Entries tagged with “computational geometry” from Computer Science Department News

On April 4, 2011, Jason M’Sadoques successfully defended his MS dissertation, entitled “Regarding an Alternative Method for Translational Single-Item Containment.” This work, supported by adviser Dr. Karen Daniels, took an idea originally presented by Althaus et al. that obtained the feasible region for placing an object into a container without the use of unbounded point sets. The thesis supplied a formal proof and also presented the restrictions on its validity.

The use of unbounded point sets requires special handling in computational geometry. One method is to calculate or estimate a maximum volume of space in which all geometric manipulations will fit: a bounding box. Alternatively there is a technique called infimaximal frames. Neither option was suitable for use in this case in the field’s standard Computational Geometry Algorithms Library, and so M’Sadoques’ algorithm was developed as a solution.

In addition to two alternate proofs, additional work was done to allow the packing of two objects into a container, again avoiding unbounded sets. The algorithms were implemented in C++ and timings were taken using simple 3D input shapes.

Present at the defense were thesis committee members Drs. Karen Daniels, George Grinstein and Cindy Chen from the Computer Science department, and remotely Dr. Victor Milenkovic from the University of Miami.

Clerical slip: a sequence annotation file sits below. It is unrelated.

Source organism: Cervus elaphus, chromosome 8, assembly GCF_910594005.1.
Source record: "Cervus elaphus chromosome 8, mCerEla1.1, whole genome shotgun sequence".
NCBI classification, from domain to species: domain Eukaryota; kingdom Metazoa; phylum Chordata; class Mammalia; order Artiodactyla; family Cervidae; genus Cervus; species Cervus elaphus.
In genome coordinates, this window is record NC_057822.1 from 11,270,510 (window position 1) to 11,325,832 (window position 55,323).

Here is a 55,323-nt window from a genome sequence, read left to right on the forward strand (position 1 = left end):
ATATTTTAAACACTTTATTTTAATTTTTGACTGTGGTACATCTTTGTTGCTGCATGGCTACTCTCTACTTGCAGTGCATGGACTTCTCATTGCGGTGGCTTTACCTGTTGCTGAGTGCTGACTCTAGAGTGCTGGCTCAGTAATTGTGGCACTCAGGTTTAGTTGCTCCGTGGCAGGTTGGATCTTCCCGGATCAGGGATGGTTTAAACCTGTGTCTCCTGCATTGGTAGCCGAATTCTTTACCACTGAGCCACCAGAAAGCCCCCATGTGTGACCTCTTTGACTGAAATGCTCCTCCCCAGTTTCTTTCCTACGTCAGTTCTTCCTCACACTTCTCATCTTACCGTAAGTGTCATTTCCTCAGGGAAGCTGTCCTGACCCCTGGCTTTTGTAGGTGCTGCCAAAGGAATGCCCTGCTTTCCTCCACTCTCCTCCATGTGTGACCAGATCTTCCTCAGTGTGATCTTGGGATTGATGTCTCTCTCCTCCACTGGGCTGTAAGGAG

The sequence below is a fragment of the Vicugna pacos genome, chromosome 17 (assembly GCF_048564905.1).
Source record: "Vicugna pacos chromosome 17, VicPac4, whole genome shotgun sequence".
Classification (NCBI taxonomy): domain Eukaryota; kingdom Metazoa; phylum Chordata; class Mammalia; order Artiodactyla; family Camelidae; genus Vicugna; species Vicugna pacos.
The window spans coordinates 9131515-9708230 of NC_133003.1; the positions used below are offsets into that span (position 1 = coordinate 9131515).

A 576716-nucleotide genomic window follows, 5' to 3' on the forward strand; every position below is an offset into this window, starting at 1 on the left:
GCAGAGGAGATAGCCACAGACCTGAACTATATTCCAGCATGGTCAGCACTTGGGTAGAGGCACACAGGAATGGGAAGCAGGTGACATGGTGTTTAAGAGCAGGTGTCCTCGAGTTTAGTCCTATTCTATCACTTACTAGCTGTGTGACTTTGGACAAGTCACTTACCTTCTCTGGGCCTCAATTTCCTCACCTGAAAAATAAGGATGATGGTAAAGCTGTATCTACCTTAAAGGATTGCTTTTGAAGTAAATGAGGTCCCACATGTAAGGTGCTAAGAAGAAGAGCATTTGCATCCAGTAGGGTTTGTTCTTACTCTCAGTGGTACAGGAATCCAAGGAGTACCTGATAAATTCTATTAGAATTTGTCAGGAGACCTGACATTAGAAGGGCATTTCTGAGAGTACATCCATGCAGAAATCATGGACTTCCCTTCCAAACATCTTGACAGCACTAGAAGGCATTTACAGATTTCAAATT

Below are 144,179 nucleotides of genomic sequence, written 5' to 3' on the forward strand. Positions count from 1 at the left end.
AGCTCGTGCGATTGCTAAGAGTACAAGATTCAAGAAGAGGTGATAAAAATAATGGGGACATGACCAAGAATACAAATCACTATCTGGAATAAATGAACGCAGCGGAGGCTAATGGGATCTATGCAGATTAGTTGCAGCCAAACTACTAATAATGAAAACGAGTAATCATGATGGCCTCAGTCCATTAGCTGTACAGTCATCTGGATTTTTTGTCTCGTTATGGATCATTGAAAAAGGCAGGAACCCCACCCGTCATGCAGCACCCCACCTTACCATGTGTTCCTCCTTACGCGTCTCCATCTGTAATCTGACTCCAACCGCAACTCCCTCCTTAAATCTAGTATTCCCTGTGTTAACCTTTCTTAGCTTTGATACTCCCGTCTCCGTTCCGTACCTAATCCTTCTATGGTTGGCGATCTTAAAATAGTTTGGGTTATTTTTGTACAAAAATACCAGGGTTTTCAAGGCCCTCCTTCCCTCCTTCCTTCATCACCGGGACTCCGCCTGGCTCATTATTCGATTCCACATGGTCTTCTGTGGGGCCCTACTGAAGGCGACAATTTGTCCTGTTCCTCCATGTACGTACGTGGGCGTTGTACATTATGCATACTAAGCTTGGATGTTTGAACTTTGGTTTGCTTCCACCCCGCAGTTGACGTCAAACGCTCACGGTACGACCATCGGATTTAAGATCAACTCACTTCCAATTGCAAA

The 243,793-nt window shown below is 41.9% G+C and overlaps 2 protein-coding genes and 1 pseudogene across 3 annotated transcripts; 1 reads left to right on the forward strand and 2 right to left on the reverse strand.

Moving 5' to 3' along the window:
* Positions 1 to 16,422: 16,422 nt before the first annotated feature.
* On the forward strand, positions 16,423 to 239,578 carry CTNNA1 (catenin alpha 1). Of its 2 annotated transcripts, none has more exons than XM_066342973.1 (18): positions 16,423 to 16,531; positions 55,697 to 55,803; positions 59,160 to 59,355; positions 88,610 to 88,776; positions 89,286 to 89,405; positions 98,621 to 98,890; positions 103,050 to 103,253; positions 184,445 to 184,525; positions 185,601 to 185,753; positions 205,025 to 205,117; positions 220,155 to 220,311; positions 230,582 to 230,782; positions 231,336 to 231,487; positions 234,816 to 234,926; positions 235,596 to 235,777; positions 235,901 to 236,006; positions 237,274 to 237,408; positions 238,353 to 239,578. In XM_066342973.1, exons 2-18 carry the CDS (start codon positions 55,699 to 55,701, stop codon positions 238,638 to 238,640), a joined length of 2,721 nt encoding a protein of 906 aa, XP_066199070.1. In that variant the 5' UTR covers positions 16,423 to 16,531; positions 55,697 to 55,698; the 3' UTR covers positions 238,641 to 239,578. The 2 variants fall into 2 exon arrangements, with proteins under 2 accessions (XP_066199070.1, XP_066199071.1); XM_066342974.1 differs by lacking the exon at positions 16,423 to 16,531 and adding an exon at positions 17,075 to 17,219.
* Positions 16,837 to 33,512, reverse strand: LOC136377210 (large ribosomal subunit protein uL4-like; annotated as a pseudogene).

The complete thesis may be retrieved from the department’s Technical Report repository. The results of this work will also be presented in the Cutting and Packing stream of the Conference for the International Federation of Operational Research Societies (IFORS 2011) in Melbourne, Australia on July 11.

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Image illustrating containment problem. Beyond two shapes, the containment problem is NP-complete.
Associate Professor Karen Daniels and her doctoral student Shu Ye presented their paper “Hierarchical Delaunay Triangulation for Meshing” at the 10th International Symposium on Experimental Algorithms in May 2011 in Greece.

Their paper discusses an elliptical pad structure and its polygonal approximation. The elliptical pad is a part of via model structures, which are critical components on today’s multilayered Printed Circuit Board (PCB) and electrical packaging.

To explore meshing characterization of the elliptical pad helps mesh generation over 3D structures for electromagnetic modeling and simulation on PCB and electrical packaging. Because elliptical structures are often key PCB features, the authors introduce a hierarchical mesh construct and show that it has several useful quality characteristics related to Delaunay triangulation.

The Delaunay triangulation has the important modeling characteristic that the minimum triangle angle is maximized.

Daniels and Ye then show experimentally that the Computational Geometry Algorithm Library’s meshing of an elliptical structure at different resolution levels and with various aspect ratios produces patterns similar to the hierarchical construct. In particular, the experiment also shows that the result of meshing is not only a constrained Delaunay triangulation, which preserves the segments that approximate the elliptical structure, but, significantly, it is also a Delaunay triangulation.

A copy of the paper may be downloaded here.

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Examples of hierarchical Delaunay triangulations.

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